The Tree on the Roof

Hackberry (Cellis occidentalis) by Pierre-Joseph Redouté. Source: New York Public Library via rawpixel.

There is a tree lying across the roof of my house, a fairly large tree that came down yesterday in the early hours of an overnight in which the temperatures never dropped below 80 degrees. I felt it when it hit the house, the shudder waking me from an already restless sleep.

I went downstairs, noticed shadows outside where there ought not be any, the silhouette of a thin branch floating in front of my kitchen window.

When the day grew light enough I went outside to have a look. I was surprised to find relatively little damage to the house, at least as far as I could tell from peering up through the branches. Gutters and soffits, sprung from their careful fittings, lay buckled beneath the thick torso of the fallen tree, but the roof itself appeared to be intact. Though I won’t know for sure until the tree service arrives and the tree is lifted and removed, something that might not happen for days.

Or longer. The last time I needed to hire a tree service it took three months for the work to get done. But that work didn’t involve anything so hazardous as a tree on my roof, so perhaps this time will be different.

I spent the day on the phone, making calls to line up a tree service, leaving messages, waiting for people to call me back. I filed a claim with my insurance company, and later in the day I talked to a claims adjuster, who wasn’t rude, exactly; he just sounded jaded and indifferent to my situation. But maybe it was me, edgy and hyper-aware of the precarity and randomness of the moment, knowing that the tree could have fallen differently, resulting in a situation far more catastrophic than what I was facing.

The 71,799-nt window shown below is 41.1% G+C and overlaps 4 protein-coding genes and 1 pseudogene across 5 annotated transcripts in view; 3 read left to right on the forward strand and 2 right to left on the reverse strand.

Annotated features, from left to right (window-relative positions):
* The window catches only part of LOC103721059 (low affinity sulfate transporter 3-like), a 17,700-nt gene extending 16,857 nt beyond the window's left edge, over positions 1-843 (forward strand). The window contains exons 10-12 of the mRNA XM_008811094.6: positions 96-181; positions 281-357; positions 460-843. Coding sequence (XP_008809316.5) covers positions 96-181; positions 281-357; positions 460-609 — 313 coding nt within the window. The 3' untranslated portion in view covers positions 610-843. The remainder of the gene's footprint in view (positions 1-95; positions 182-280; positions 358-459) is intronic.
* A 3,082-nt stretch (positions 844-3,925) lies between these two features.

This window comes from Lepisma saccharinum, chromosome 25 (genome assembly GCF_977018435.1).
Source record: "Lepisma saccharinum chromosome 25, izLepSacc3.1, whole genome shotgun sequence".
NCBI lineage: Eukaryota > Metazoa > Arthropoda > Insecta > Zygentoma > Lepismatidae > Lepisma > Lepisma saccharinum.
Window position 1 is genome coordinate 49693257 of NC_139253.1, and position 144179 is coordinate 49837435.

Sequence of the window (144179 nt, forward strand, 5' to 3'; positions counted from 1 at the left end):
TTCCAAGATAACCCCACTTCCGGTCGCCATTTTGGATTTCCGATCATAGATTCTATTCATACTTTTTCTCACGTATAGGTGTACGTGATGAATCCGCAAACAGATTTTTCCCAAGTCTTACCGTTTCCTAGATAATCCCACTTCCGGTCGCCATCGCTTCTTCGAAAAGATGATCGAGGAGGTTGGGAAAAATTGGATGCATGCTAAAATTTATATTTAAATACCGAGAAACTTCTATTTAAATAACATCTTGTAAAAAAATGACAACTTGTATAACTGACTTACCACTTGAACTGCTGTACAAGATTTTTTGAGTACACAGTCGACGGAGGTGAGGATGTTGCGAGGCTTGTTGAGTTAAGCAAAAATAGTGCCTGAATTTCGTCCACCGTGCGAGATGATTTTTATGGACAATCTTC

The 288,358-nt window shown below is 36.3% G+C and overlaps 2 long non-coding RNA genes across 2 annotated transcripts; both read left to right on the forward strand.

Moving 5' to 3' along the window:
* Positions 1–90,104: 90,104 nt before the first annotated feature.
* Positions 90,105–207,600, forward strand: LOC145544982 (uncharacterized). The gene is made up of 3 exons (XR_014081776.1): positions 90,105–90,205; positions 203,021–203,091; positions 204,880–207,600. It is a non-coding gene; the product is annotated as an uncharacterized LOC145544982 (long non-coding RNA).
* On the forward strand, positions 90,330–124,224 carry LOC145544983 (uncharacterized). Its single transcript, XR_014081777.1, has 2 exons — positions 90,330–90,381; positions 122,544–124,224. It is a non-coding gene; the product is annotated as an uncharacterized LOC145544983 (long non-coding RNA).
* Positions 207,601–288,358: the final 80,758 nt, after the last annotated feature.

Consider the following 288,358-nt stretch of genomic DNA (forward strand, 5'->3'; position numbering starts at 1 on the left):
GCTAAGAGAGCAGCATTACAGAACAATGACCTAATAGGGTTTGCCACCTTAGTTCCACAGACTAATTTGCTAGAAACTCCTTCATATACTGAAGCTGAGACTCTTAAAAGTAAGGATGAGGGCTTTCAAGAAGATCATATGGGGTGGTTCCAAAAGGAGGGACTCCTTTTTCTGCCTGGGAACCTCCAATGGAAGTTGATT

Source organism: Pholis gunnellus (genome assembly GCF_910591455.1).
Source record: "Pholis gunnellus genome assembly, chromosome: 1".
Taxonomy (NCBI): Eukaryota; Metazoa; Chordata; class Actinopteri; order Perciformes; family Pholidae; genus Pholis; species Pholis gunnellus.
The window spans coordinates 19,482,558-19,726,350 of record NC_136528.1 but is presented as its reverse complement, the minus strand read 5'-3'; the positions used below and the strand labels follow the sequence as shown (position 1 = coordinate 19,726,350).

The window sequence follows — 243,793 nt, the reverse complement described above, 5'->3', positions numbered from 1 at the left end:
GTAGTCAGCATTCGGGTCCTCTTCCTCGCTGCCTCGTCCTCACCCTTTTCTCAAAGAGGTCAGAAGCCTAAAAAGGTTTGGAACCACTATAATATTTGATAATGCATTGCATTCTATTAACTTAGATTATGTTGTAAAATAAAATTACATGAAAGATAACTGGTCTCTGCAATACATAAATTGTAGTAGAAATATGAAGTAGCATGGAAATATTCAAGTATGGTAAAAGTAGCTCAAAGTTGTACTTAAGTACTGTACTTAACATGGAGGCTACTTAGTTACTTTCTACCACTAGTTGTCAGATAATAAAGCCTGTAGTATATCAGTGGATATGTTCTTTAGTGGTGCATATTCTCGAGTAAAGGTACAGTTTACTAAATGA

Am facing.

Most of the time I feel safe in my house. It’s been a reasonably reliable container. But things have happened here, and I am not always at ease within it.

The cellar has flooded, the roof has leaked. Et cetera.

For the past few days we’ve been under a heat advisory, told to stay inside if we can, assuming we have air conditioning, which I do, and for which I am grateful, even though it comes at the expense of more carbon rising into the stratosphere. (How to square that circle, I wonder.) And so I’m spending most of my time in this space, under the weight of the tree on the roof, reading, typing to you, waiting for the next thing to happen.

Did the heat bring down that tree, a hackberry whose rotting interior is now exposed for all to see? I am no arborist, but I suspect the stress from year after year of summers grown too hot for this particular species played some part in its demise, even if it was just to give increased comfort and quarter to the burrowing insects that have been feeding on its core all this time.

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